Rep. Michael Burgess says hes gotten stony silence from the White House since 2009 on his questions into behind-the-scenes health care law deal-making.
House Republicans are preparing to unveil results of an investigation into deals the White House made to help pass the health care overhaul, and the findings might saddle Jim Messina, President Barack Obama’s campaign manager, with unwanted distractions.
Rep. Michael Burgess told Roll Call that Messina’s name was “the one that came up most consistently” in emails and other documents about the deals. The Texas Republican, a member of the Energy and Commerce Subcommittee on Oversight and Investigations, said Messina might have violated the Presidential Records Act by using a personal email account to discuss official White House business. Before joining the re-election campaign, Messina served as White House deputy chief of staff.
Republicans said privately that focusing on Messina’s role will be an unneeded irritant for the man tasked with re-electing Obama in November.
Burgess said Messina might have taken steps that investigators are unaware of to comply with the records law, but he surmised that “were the rules broken there? Sure, it appears that they were.”
White House spokesman Eric Schultz said in a statement: “Unfortunately, House Republicans remain determined to spend their time and taxpayer resources refighting two-year old political battles, instead of creating jobs or growing the economy. But the White House is committed to compliance with the Presidential Records Act. All emails on the White House email system are archived; access to personal email and social networks from the White House network is blocked; and staff is instructed to use official accounts for official communications, and to take steps to ensure that emails subject to archiving requirements are archived.”
House Democrats, led by Rep. Henry Waxman (Calif.), extensively investigated the Bush administration’s use of Republican National Committee email accounts in possible violation of the records act when Waxman chaired the Oversight and Government Reform Committee from 2007 to 2009.
At the time, GOP officials complained bitterly about the investigation, with Rep. Darrell Issa (Calif.), now head of the Oversight panel, saying Waxman adopted a voyeuristic attitude toward White House adviser Karl Rove’s emails.
Asked whether he was unveiling the results of the investigation so close to the elections for political gain, Burgess said, “Dude, I’ve been asking these questions since the summer of 2009. They’ve had ample opportunity to answer our questions, to sit down for a private meeting with me, and say, ‘Look, Congressman, this is off the record, but let us tell you what we did.’ Nothing! I’ve gotten stony silence.”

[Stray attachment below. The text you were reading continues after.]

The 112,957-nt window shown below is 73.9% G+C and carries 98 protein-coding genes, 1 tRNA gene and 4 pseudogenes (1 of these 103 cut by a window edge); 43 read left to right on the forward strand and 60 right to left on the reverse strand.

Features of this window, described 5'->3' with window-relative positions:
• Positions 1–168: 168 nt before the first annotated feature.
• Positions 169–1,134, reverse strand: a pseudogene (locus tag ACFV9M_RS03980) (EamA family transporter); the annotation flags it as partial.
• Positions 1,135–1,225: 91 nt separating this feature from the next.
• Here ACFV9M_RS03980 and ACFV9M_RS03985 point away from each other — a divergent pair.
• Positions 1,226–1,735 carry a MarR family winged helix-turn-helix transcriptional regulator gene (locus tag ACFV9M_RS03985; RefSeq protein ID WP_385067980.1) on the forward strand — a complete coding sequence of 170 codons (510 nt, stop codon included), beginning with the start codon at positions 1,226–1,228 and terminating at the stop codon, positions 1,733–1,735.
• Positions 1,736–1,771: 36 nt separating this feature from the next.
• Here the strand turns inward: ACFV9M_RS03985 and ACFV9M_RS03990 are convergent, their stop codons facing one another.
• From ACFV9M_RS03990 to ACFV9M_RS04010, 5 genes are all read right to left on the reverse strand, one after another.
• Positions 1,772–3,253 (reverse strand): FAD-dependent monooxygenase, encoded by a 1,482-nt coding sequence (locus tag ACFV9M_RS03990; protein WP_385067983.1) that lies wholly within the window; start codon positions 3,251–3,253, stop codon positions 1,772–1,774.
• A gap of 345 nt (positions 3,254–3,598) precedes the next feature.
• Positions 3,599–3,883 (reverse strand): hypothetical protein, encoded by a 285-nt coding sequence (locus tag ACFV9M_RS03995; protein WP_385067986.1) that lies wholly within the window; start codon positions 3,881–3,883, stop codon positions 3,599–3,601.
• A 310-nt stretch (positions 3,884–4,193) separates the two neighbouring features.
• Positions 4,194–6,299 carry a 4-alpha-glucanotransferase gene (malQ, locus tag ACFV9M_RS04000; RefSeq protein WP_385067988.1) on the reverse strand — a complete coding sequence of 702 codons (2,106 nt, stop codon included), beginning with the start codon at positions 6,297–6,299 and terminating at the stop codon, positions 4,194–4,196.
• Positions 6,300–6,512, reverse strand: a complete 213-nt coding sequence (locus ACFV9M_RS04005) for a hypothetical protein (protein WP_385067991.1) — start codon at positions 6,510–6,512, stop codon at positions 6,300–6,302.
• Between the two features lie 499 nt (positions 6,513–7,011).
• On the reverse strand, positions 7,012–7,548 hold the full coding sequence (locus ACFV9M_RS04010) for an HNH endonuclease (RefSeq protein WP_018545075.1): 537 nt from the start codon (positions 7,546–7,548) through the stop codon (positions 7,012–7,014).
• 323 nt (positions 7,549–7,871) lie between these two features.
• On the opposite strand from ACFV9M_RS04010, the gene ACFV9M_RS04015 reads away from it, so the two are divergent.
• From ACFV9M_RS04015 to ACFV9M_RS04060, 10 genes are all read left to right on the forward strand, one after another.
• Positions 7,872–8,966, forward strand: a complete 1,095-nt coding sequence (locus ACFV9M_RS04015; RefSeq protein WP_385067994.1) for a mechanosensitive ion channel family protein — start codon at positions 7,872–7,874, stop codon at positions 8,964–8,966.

Still, the findings of the health care investigation could provide the GOP a useful vehicle to revisit some of the uglier moments of the polarizing fight for the health care law’s passage.
Burgess, while cagey on details of the investigation’s findings, said the deals struck by White House officials with industry lobbyists showed hypocrisy on the part of Obama, who vowed during the 2008 campaign to hold televised negotiations on C-SPAN so the public could see who was making arguments on behalf of whom, including who was negotiating on behalf of drug and insurance companies.
Obama announced an agreement with the pharmaceutical industry in June 2009.
In the deal, the Pharmaceutical Research and Manufacturers of America agreed to $80 billion in revenue cuts for the drug sector over 10 years. PhRMA later pledged $150 million for advertising to support the health care law.
But the details of the deal — and others with industry players — were hazy, and some Democrats questioned whether they were bound by the terms.
A May 16 staff memo from aides to Energy and Commerce Chairman Fred Upton (R-Mich.) highlighted that “the existence of an agreement or series of agreements between powerful health care industry stakeholders and the authors of [the health care law] is ... widely known — albeit poorly understood.”
The closed-door nature of the talks has provided Republicans with a rallying cry.
“Does that happen in this town all the time? Yeah it does,” Burgess said of the deals. But Obama “stood up there and said, ‘It will be on C-SPAN.’”
Waxman, who chaired the Energy and Commerce Committee when the law was considered, strongly defended the negotiations as part of lawmaking, but he said the administration could have held out for more from PhRMA.
“Every president makes deals in order to get things passed. That happened when Medicare was adopted and it happened with the Affordable Care Act,” he said.
“I thought that the pharmaceutical industry got a very good deal, and I thought the administration could’ve gotten more from them. But I can understand their point of view — they thought this was a very powerful group that could help them, and it did.”
When Republicans took the House, rather than subpoenaing the White House, Burgess and Upton got the cooperation of six interest groups that negotiated with the White House over the health care law, including PhRMA, America’s Health Insurance Plans and the American Medical Association.
Rep. Elijah Cummings, D-Md., right, hugs Harold Schaitberger, General President of the International Association of Fire Fighters, after the Congressman spoke at the IAFF's Legislative Conference General Session at the Hyatt Regency on Capitol Hill, March 9, 2015. The day featured addresses by members of Congress and Vice President Joe Biden.